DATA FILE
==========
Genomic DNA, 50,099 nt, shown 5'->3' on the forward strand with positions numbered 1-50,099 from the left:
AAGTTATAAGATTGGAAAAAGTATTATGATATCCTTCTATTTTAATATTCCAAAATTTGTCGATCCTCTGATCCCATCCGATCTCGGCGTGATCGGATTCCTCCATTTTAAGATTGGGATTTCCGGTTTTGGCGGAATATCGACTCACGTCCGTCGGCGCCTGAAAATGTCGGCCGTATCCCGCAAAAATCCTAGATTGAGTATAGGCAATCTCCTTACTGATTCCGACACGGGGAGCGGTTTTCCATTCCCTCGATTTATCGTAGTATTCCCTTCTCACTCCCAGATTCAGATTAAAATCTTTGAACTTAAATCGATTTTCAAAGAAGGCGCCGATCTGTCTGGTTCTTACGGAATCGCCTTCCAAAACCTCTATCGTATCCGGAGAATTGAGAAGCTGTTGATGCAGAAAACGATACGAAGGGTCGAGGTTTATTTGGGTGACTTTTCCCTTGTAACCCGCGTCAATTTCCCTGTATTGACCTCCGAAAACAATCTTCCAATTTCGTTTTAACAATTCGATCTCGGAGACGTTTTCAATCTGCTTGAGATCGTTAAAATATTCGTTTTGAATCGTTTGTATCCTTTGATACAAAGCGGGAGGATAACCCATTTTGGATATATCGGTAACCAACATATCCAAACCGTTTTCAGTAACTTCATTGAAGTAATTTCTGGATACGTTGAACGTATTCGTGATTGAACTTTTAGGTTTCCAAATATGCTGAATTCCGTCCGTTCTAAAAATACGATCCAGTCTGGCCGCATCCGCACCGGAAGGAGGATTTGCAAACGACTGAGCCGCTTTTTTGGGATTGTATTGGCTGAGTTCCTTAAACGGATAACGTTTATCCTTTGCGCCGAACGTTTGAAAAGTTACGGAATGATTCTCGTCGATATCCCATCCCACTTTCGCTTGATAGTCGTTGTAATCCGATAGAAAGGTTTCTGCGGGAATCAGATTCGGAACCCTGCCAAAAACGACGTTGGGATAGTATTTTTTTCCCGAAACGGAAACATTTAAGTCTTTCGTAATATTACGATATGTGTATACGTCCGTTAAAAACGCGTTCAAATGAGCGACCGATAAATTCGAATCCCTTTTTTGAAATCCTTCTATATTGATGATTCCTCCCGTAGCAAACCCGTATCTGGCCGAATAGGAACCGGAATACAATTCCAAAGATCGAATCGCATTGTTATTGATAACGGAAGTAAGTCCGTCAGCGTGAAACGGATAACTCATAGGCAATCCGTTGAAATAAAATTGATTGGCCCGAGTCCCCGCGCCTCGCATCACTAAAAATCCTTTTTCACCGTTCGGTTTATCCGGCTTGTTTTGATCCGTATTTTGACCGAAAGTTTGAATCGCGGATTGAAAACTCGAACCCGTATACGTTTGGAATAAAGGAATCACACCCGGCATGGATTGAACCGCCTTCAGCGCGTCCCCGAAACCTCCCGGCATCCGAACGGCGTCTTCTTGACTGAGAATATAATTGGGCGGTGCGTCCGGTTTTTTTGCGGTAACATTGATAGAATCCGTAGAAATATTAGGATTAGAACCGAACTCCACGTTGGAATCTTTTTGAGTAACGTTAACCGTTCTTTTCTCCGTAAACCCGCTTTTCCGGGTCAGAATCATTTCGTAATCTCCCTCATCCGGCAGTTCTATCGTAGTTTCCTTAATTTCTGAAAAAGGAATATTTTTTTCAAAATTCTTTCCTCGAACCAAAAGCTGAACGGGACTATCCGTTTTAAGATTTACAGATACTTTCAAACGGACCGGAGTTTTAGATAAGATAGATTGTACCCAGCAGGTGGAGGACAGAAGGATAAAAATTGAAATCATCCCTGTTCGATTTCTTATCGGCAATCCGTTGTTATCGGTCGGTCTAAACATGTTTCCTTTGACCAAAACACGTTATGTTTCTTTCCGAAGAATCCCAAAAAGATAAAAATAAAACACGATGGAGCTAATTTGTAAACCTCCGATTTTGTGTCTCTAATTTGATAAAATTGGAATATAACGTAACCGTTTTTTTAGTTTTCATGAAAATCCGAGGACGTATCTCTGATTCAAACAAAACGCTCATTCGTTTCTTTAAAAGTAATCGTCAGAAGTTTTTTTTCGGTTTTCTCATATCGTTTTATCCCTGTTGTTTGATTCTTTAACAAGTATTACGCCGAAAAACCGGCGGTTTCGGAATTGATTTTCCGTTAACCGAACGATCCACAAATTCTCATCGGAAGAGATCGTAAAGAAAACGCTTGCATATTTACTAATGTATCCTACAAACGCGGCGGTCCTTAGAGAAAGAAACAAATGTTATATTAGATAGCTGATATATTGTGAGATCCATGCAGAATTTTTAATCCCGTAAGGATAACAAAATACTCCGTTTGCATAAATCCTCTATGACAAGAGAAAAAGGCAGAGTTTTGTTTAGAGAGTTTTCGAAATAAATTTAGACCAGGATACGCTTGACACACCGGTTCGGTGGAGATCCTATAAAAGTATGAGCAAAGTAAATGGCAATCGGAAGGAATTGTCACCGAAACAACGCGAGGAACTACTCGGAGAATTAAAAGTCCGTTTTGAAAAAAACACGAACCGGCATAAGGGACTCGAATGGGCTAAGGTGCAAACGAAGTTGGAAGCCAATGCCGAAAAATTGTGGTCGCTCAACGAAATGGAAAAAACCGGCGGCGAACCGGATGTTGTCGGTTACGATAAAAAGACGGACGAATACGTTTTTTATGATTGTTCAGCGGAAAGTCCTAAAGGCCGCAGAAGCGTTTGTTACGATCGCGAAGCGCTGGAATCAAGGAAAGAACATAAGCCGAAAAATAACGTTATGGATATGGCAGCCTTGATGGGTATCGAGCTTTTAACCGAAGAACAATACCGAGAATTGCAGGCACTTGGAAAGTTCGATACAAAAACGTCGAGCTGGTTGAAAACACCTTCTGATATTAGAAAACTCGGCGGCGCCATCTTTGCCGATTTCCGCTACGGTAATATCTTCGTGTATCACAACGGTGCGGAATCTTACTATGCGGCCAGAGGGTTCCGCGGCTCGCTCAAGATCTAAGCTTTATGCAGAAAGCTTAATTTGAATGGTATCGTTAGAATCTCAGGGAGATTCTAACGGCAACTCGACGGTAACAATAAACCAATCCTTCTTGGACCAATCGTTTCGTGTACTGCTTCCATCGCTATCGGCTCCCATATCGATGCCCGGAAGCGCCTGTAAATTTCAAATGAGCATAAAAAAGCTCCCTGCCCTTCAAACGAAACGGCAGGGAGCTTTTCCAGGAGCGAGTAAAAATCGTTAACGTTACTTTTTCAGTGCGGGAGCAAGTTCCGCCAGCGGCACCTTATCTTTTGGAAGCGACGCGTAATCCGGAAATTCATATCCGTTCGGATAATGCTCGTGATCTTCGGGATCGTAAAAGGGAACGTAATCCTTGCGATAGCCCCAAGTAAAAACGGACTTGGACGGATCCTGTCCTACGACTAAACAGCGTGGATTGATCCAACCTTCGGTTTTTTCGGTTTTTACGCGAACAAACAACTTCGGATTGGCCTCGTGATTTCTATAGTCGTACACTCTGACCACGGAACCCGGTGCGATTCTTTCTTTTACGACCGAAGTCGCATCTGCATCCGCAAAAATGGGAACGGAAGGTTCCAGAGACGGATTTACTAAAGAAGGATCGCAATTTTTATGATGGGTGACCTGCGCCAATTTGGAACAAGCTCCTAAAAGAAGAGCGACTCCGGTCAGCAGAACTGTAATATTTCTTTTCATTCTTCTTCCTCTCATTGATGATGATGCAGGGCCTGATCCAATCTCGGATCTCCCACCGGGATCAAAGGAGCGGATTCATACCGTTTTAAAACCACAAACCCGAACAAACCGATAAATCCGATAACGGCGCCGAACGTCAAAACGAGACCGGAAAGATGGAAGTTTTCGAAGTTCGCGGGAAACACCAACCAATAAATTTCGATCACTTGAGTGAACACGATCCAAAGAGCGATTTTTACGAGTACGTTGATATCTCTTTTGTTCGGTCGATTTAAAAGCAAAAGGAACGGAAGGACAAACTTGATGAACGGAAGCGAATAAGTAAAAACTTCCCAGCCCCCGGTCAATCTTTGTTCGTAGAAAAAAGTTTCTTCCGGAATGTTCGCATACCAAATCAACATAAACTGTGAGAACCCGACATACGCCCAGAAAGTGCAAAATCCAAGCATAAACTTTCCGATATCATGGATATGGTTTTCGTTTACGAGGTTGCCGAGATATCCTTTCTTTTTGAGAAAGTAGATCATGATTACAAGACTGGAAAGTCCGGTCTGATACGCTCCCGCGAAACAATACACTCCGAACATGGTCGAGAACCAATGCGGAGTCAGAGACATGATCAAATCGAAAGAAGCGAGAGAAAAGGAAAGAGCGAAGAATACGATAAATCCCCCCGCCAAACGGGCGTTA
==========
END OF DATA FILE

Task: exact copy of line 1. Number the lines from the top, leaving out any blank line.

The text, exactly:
Genomic DNA, 50,099 nt, shown 5'->3' on the forward strand with positions numbered 1-50,099 from the left: